Despite the recent hype around head injuries in football and other contact sports, it's not just athletes at risk for mild traumatic brain injuries (TBI), commonly called concussions.1 In fact, concussions can occur even without a blow to the head. They're caused when any external force shakes or jostles the brain inside the skull. This can happen in slips and falls, as well as car and bike accidents.
Forty percent of TBIs occur after a fall.1 Falls are most common in children and the elderly, causing more than half of all concussions in children under 14 years old and more than 80 percent of those in people over age 65.1
Here are some other important facts around concussion:
Learn the Symptoms of Concussion
Many people don't realize that a concussion can be difficult to diagnose since there is no test that is 100 percent accurate in helping to detect TBI. Current methods for diagnosis, such as basic questions and answers during a doctor's exam, are fairly subjective. CT scans can help, but the majority of mild TBIs show normal imaging even though an injury has occurred. Because of this, many concussions continue to go unnoticed and untreated. That's why Abbott is working to develop a quick and accurate blood test designed to detect specific proteins that are released in the blood when someone has a brain injury.
It's important to recognize symptoms of concussion, such as:
When it comes to concussion, Dr. Beth McQuiston, M.D., board certified neurologist and medical director in Abbott's Diagnostics business, recommends remembering to stay on PAR.
During Brain Injury Awareness Month, we encourage everyone to learn how to recognize concussion symptoms. The sooner people are diagnosed with concussion, the sooner they can rest and recover to prevent long-term effects of their injury and so they can resume their daily, healthy and active lives.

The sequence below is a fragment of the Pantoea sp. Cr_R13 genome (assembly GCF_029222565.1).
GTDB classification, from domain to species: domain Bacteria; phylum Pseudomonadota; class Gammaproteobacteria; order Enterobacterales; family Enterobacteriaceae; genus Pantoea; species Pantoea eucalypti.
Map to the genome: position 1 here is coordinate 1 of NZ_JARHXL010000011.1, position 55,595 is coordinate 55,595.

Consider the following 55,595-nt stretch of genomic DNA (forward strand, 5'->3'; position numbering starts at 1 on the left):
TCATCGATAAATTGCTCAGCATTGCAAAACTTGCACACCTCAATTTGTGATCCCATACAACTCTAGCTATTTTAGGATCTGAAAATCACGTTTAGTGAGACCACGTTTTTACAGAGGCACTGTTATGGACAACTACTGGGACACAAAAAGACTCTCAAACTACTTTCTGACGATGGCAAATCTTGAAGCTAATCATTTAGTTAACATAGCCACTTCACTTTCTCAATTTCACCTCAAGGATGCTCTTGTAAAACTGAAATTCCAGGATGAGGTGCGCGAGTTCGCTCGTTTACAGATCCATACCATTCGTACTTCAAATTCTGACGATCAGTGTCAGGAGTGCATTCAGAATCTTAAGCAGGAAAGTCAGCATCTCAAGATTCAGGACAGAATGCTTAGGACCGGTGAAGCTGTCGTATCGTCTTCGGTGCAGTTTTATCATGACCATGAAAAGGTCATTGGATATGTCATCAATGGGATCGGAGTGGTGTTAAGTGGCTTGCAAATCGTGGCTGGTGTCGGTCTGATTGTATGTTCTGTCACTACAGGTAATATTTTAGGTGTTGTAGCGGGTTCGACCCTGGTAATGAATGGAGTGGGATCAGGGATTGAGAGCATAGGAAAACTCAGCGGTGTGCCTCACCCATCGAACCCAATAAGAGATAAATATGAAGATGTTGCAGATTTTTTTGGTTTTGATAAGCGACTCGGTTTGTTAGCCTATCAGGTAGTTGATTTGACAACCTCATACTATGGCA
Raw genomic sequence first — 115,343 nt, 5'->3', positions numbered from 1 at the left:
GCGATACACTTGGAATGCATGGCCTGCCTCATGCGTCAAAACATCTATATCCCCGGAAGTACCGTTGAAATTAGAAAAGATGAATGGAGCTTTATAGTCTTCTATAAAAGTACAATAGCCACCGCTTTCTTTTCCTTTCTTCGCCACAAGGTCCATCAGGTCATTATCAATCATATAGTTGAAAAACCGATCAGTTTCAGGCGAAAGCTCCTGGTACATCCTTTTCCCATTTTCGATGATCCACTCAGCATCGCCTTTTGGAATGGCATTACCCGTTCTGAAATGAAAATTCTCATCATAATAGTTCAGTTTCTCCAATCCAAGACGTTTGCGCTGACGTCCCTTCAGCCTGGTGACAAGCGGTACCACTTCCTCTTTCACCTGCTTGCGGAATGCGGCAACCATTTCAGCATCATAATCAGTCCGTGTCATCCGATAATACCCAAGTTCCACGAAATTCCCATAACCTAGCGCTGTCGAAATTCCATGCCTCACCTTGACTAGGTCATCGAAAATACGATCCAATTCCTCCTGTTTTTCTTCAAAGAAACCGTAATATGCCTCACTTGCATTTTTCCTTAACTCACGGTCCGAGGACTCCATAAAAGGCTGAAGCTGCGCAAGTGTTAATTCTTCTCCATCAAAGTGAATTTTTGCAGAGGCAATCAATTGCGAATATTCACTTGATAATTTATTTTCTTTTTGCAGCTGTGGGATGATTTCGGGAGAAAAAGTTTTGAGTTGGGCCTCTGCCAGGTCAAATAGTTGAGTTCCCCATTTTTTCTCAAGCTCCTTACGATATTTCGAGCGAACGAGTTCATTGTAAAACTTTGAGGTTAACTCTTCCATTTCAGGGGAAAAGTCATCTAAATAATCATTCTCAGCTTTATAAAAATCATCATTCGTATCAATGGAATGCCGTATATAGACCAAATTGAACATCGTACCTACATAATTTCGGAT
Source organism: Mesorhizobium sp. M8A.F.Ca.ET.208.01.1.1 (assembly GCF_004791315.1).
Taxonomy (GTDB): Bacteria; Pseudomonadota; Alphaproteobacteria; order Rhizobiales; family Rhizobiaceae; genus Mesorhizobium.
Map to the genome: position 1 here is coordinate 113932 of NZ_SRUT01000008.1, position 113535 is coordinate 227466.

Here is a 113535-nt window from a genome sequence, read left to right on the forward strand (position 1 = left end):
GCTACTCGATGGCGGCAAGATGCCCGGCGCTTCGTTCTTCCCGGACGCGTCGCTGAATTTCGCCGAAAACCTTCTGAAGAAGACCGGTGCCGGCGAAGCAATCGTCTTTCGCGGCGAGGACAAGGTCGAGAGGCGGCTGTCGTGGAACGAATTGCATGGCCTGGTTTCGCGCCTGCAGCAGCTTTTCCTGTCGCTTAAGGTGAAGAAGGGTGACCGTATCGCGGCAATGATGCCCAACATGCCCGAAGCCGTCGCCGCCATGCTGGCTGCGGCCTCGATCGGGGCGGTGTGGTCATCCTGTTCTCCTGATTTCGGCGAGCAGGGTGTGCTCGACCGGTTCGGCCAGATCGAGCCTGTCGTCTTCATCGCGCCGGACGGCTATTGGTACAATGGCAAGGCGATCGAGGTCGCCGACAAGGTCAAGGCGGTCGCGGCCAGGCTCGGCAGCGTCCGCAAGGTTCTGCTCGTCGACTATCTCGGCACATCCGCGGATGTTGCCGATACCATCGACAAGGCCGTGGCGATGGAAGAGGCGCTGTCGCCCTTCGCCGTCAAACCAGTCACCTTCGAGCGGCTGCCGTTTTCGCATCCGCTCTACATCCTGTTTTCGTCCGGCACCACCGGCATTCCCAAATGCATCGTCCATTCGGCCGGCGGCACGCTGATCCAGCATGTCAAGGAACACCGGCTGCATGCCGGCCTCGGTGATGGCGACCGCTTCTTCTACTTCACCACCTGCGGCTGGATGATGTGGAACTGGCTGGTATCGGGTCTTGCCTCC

To learn more about TBI, treatment and prevention, visit the following:
1 Traumatic Brain Injury in the United States: Fact Sheet. Website: http://www.cdc.gov/traumaticbraininjury/get_the_facts.html
2 Skerrett, PJ. New concussion guidelines say “When in doubt, sit it out.” Harvard Health. March 18, 2013. Website: www.health.harvard.edu/blog/new-concussion-guidelines-say-when-in-doubt-sit-it-out-201303185994. Accessed Feb. 25, 2015.
3 Concussion in Sports. Center for Disease Control and Prevention. Website: http://www.cdc.gov/concussion/sports/index.html
4 Concussion and Sports. BrainLine.org. Website: www.brainline.org/content/2008/12/concussion-and-sports.html
Please be aware that the website you have requested is intended for the residents of a particular country or region, as noted on that site. As a result, the site may contain information on pharmaceuticals, medical devices and other products or uses of those products that are not approved in other countries or regions.
The website you have requested also may not be optimized for your specific screen size.
Links which take you out of Abbott worldwide websites are not under the control of Abbott, and Abbott is not responsible for the contents of any such site or any further links from such site. Abbott is providing these links to you only as a convenience, and the inclusion of any link does not imply endorsement of the linked site by Abbott.
The website that you have requested also may not be optimized for your screen size.